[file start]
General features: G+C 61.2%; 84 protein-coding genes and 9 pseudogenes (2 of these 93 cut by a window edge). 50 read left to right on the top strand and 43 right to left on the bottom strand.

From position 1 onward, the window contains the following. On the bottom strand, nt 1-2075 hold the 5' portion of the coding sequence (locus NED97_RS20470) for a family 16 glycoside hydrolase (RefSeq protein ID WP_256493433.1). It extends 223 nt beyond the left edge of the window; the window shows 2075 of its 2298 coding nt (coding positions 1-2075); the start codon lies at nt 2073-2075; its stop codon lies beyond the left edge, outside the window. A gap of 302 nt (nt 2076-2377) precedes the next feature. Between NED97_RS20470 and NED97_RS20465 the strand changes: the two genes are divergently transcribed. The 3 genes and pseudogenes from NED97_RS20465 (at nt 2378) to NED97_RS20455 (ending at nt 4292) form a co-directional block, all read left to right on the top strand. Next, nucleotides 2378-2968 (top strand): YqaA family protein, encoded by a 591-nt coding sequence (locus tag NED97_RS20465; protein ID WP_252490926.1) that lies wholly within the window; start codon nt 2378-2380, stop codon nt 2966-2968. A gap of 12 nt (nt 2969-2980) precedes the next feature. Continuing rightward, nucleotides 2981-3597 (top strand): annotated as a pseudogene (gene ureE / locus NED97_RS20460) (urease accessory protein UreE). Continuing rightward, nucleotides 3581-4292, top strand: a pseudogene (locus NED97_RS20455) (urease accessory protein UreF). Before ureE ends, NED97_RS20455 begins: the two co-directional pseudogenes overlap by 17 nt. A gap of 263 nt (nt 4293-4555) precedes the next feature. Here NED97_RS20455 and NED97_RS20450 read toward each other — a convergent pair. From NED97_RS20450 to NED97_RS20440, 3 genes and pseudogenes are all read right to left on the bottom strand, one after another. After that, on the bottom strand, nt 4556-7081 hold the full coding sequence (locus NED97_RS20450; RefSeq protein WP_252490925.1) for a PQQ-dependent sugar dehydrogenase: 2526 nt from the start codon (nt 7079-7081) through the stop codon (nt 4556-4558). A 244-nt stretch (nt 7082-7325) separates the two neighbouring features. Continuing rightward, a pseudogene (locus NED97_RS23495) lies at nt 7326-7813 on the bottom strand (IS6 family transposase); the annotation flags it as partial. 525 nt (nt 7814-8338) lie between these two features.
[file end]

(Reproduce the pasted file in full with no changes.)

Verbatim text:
General features: G+C 61.2%; 84 protein-coding genes and 9 pseudogenes (2 of these 93 cut by a window edge). 50 read left to right on the top strand and 43 right to left on the bottom strand.

From position 1 onward, the window contains the following. On the bottom strand, nt 1-2075 hold the 5' portion of the coding sequence (locus NED97_RS20470) for a family 16 glycoside hydrolase (RefSeq protein ID WP_256493433.1). It extends 223 nt beyond the left edge of the window; the window shows 2075 of its 2298 coding nt (coding positions 1-2075); the start codon lies at nt 2073-2075; its stop codon lies beyond the left edge, outside the window. A gap of 302 nt (nt 2076-2377) precedes the next feature. Between NED97_RS20470 and NED97_RS20465 the strand changes: the two genes are divergently transcribed. The 3 genes and pseudogenes from NED97_RS20465 (at nt 2378) to NED97_RS20455 (ending at nt 4292) form a co-directional block, all read left to right on the top strand. Next, nucleotides 2378-2968 (top strand): YqaA family protein, encoded by a 591-nt coding sequence (locus tag NED97_RS20465; protein ID WP_252490926.1) that lies wholly within the window; start codon nt 2378-2380, stop codon nt 2966-2968. A gap of 12 nt (nt 2969-2980) precedes the next feature. Continuing rightward, nucleotides 2981-3597 (top strand): annotated as a pseudogene (gene ureE / locus NED97_RS20460) (urease accessory protein UreE). Continuing rightward, nucleotides 3581-4292, top strand: a pseudogene (locus NED97_RS20455) (urease accessory protein UreF). Before ureE ends, NED97_RS20455 begins: the two co-directional pseudogenes overlap by 17 nt. A gap of 263 nt (nt 4293-4555) precedes the next feature. Here NED97_RS20455 and NED97_RS20450 read toward each other — a convergent pair. From NED97_RS20450 to NED97_RS20440, 3 genes and pseudogenes are all read right to left on the bottom strand, one after another. After that, on the bottom strand, nt 4556-7081 hold the full coding sequence (locus NED97_RS20450; RefSeq protein WP_252490925.1) for a PQQ-dependent sugar dehydrogenase: 2526 nt from the start codon (nt 7079-7081) through the stop codon (nt 4556-4558). A 244-nt stretch (nt 7082-7325) separates the two neighbouring features. Continuing rightward, a pseudogene (locus NED97_RS23495) lies at nt 7326-7813 on the bottom strand (IS6 family transposase); the annotation flags it as partial. 525 nt (nt 7814-8338) lie between these two features.